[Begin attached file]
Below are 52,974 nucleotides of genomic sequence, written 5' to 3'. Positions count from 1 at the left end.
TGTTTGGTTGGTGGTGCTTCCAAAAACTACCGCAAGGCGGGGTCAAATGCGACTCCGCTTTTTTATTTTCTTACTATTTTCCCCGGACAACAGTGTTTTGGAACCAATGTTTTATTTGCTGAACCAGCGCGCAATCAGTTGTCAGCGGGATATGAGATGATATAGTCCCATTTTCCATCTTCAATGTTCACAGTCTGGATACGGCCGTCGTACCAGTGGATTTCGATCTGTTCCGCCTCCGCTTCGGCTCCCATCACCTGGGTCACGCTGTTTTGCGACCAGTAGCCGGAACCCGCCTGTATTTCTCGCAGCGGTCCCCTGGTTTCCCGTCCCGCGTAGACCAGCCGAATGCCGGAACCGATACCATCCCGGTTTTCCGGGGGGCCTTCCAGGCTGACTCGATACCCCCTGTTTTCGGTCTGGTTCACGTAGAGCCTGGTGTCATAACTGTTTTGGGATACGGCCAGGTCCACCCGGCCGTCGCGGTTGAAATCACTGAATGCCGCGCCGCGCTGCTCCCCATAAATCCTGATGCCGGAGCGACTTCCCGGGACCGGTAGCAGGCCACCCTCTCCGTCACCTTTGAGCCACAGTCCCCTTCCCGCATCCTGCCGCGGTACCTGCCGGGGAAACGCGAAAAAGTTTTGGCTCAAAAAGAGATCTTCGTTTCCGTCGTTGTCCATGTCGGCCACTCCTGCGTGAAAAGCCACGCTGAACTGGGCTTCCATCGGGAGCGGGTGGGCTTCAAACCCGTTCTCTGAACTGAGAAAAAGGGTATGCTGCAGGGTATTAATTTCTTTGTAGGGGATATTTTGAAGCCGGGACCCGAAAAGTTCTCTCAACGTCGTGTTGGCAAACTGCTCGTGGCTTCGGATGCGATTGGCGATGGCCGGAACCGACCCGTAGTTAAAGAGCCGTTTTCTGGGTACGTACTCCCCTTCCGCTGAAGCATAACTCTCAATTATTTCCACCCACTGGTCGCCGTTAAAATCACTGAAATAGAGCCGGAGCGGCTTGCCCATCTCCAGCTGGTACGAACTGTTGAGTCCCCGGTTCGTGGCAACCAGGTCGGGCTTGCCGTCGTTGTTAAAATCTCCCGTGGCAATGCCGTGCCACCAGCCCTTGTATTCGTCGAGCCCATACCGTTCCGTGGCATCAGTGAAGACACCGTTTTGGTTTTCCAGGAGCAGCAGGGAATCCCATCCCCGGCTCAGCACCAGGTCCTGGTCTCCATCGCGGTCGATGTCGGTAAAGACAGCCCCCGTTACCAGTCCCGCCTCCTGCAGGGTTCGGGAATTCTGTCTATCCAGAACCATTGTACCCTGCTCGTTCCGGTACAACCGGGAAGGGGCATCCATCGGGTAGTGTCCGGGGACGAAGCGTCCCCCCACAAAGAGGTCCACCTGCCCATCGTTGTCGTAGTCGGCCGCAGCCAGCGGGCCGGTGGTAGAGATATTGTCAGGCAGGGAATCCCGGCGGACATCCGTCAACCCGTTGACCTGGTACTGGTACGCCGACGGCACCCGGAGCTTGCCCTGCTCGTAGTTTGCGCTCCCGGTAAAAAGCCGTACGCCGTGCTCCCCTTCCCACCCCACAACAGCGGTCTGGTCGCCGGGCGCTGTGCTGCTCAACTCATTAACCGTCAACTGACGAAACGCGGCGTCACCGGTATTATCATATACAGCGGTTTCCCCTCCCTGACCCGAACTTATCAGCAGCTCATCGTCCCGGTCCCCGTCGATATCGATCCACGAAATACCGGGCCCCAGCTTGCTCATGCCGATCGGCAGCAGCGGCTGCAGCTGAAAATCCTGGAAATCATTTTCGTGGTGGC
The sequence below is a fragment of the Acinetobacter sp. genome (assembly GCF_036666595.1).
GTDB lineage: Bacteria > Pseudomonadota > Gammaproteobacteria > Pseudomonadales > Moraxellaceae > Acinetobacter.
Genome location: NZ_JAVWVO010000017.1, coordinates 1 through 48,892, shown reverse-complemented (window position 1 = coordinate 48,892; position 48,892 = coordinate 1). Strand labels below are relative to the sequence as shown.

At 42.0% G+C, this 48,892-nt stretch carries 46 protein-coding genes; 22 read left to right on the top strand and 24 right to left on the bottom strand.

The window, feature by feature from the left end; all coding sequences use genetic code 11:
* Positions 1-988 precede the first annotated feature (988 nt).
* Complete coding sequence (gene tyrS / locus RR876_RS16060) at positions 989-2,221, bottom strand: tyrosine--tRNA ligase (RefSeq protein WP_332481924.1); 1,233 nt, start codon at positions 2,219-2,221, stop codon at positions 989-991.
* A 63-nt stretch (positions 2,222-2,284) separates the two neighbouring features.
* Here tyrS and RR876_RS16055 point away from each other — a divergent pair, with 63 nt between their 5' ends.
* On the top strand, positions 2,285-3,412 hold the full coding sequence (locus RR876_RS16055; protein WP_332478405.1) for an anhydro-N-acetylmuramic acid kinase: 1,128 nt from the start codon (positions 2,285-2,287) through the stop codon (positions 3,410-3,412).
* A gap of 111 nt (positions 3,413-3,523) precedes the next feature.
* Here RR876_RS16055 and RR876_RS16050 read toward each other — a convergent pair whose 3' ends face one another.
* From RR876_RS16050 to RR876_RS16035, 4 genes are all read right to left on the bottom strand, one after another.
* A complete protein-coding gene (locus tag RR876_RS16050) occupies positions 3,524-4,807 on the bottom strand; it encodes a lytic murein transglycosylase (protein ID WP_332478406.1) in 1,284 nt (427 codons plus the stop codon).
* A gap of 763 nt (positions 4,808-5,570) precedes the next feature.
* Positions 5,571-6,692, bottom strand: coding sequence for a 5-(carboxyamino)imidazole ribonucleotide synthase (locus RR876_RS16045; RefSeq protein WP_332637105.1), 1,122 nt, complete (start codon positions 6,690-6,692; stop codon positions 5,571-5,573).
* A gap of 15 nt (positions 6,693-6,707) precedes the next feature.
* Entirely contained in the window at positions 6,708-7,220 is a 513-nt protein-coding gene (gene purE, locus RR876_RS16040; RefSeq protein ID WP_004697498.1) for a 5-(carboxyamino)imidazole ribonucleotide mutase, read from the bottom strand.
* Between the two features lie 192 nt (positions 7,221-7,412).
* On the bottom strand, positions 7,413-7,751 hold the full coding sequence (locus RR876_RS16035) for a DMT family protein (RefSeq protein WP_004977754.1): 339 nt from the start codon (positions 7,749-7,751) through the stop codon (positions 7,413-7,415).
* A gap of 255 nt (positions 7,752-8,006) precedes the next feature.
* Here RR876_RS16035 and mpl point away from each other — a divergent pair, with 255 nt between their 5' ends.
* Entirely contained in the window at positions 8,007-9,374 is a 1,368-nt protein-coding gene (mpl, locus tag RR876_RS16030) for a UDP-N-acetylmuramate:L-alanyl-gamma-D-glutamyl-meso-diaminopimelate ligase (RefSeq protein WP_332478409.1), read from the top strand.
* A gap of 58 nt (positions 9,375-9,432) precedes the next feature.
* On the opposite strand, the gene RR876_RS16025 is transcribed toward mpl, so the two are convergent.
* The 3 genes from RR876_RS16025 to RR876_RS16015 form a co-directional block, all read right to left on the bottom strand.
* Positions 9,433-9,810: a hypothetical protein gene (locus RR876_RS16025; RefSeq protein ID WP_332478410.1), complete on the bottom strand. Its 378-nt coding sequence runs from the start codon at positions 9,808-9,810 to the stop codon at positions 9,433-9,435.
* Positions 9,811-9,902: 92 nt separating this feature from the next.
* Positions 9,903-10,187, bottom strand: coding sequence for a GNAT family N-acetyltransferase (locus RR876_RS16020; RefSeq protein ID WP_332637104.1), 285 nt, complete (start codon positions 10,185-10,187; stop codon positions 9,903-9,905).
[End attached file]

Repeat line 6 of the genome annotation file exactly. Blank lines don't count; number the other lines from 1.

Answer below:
At 42.0% G+C, this 48,892-nt stretch carries 46 protein-coding genes; 22 read left to right on the top strand and 24 right to left on the bottom strand.